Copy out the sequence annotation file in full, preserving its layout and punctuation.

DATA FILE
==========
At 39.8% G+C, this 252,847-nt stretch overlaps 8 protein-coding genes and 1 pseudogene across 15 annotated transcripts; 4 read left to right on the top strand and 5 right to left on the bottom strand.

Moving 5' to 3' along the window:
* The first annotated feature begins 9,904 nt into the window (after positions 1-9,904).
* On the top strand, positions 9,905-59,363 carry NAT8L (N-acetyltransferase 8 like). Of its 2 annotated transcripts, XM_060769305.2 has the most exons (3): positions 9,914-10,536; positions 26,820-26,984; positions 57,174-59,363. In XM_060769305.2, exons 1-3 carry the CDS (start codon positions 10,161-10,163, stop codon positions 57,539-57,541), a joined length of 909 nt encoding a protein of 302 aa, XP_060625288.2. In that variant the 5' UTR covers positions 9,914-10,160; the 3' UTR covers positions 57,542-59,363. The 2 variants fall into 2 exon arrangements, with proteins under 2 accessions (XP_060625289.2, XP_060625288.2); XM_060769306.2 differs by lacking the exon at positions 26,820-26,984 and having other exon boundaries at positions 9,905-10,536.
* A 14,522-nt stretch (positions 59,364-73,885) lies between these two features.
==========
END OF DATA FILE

At 39.8% G+C, this 252,847-nt stretch overlaps 8 protein-coding genes and 1 pseudogene across 15 annotated transcripts; 4 read left to right on the top strand and 5 right to left on the bottom strand.

Moving 5' to 3' along the window:
* The first annotated feature begins 9,904 nt into the window (after positions 1-9,904).
* On the top strand, positions 9,905-59,363 carry NAT8L (N-acetyltransferase 8 like). Of its 2 annotated transcripts, XM_060769305.2 has the most exons (3): positions 9,914-10,536; positions 26,820-26,984; positions 57,174-59,363. In XM_060769305.2, exons 1-3 carry the CDS (start codon positions 10,161-10,163, stop codon positions 57,539-57,541), a joined length of 909 nt encoding a protein of 302 aa, XP_060625288.2. In that variant the 5' UTR covers positions 9,914-10,160; the 3' UTR covers positions 57,542-59,363. The 2 variants fall into 2 exon arrangements, with proteins under 2 accessions (XP_060625289.2, XP_060625288.2); XM_060769306.2 differs by lacking the exon at positions 26,820-26,984 and having other exon boundaries at positions 9,905-10,536.
* A 14,522-nt stretch (positions 59,364-73,885) lies between these two features.